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I am sure that many can relate to the following rather embarrassing and frustrating experience. But it turned out also to be an instructive experience. Perhaps it will be for you as well.

On Friday morning, my hands were full as I headed toward the door on my way to work. I couldn’t find my house keys, though I had searched everywhere. Of course (typical husband), I was pretty sure my wife had used and misplaced them. As I walked toward our room to enquire where Jill was hiding them, I looked in my hand and noticed that, not only was I carrying a bag, but I was also carrying my keys. I was immediately relieved (while also ashamed at my assumption) that I had not yet expressed my erroneous frustration towards my innocent wife.

As I then walked out the front door I was struck with the realisation that, too often, this is precisely how I live my life when it comes to God’s word. That is, I spend so much time looking for solutions to problems—too much time blaming others and needlessly frustrated—because I have failed to realise that, all along, what I needed was quite literally “in hand.” Though I have a Bible (many of them!), I too often run about the “house of life” unhappily searching for something that is “very near me, in my mouth, and in my mouth” (Deuteronomy 30:14). To get back to my metaphor, with God’s “keys in hand,” too often I fail to open the door to get where I need to be.

The instructed Christian professes to believe in the authority and sufficiency of Scripture. We believe that God’s word is without error and that it provides all that we need for life and godliness. We believe that it is the rule for all that we believe and practice (2 Timothy 3:15–17; 2 Peter 1:3). We read it frequently, and even memorise it. We have it (literally) in our hands and (metaphorically) in our hearts. But, too often, we don’t utilise it. Too often, we look elsewhere for the keys to overcoming our problems. We look to the world’s wisdom for answers to our emotional and relational challenges. We look to unbelieving “experts” to help us with our marriages or with raising our children. We look to business acumen for how church life should be ordered. That is, we look everywhere but where we should be looking! And, like me on Friday morning, we end up stuck inside of our problems, frustrated, and blameshifting, making no progress towards where we need to be.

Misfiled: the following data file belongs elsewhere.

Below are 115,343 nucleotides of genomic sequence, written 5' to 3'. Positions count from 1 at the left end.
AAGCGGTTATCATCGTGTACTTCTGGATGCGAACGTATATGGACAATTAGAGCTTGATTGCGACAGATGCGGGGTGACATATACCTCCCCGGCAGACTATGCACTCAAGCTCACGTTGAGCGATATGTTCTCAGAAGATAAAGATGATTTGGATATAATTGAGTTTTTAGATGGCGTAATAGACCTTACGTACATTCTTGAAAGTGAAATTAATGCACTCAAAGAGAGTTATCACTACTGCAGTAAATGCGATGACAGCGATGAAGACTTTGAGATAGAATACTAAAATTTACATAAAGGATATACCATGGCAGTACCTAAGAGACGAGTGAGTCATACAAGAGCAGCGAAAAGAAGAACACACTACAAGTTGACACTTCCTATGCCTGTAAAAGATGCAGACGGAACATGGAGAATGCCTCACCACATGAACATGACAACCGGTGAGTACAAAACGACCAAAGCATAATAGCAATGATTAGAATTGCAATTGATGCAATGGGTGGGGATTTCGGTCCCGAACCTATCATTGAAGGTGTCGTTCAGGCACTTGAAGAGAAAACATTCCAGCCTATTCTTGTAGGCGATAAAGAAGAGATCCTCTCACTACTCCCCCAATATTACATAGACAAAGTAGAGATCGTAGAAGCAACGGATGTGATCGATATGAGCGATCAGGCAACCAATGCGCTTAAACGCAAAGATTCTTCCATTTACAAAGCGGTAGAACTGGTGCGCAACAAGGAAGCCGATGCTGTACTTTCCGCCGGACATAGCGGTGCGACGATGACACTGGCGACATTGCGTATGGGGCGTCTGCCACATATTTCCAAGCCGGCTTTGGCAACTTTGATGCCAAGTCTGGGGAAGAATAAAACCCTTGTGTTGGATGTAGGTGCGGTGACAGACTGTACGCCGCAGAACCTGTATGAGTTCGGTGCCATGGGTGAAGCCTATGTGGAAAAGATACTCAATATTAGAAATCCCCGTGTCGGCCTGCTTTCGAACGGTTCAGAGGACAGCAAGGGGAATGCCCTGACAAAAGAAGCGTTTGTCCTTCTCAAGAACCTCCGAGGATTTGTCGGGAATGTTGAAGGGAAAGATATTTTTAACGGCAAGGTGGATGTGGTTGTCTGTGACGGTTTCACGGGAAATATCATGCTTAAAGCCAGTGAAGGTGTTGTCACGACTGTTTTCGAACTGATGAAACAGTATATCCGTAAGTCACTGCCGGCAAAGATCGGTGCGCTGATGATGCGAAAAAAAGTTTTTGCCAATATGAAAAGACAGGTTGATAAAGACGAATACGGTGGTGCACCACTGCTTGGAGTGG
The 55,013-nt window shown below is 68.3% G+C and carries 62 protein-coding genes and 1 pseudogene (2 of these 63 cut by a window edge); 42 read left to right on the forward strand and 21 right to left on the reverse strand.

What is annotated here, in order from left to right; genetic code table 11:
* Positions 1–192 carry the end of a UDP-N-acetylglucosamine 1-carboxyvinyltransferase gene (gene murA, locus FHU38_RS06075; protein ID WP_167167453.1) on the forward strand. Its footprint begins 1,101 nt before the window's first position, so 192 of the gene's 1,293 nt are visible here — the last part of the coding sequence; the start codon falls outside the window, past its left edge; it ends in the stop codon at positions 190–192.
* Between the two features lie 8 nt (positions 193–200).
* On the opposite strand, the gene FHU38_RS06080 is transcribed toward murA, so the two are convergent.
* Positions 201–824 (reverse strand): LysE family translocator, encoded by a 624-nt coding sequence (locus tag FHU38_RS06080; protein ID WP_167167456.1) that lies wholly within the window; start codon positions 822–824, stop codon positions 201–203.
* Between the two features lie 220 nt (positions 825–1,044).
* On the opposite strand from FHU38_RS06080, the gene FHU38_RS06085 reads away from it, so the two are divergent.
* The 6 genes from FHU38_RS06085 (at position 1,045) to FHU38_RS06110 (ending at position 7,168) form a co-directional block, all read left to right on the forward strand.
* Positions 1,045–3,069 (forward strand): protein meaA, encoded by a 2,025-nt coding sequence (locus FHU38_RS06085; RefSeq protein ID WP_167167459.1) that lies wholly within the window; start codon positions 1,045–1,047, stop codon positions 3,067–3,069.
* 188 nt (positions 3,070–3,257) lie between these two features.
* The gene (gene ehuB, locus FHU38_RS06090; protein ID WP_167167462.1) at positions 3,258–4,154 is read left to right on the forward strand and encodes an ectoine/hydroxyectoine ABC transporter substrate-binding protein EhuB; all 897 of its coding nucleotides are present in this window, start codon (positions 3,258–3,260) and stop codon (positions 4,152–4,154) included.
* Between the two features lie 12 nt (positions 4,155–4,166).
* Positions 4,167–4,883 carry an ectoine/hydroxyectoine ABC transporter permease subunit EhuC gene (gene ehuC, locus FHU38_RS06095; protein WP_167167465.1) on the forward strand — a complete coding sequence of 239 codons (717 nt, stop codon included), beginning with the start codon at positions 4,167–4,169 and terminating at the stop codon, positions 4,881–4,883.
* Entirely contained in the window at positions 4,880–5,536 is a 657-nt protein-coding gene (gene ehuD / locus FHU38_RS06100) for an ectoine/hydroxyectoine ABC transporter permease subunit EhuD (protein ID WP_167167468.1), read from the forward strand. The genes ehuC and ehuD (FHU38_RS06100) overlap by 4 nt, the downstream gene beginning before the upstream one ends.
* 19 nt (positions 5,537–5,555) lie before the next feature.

Brothers and sisters, yesterday we commenced a new week. We were exposed to God’s word publicly (and, I hope, individually). The Lord’s Day is a unique means of putting the keys of God’s word into our hands for the days ahead. Perhaps this morning you have already read Scripture. Wonderful! Now, ponder what the Lord enabled you to learn—and apply it. Get together with your Grace Group this week and fill your hands again with God’s keys. I can assure you that, as you do, you will find a lot more doors opening for you this week: doors of progress, doors of spiritual maturity, doors of repentance and reconciliation and repentance. And doors of rejoicing.

Every morning, I read the latest on the number of COVID-19 infections and the positivity rate. I do so with anticipation about the present and the future. With those recorded facts “in hand,” I am able to order my prayers and to make some plans. But when it comes to God’s word, we have something more certain (2 Peter 1:19–21). Therefore, having read it this morning, I can face an uncertain world with confidence and with a lot less frustration. I simply need to pay attention to what is in my hand. I hope you will as well.

Learning to pay attention with you,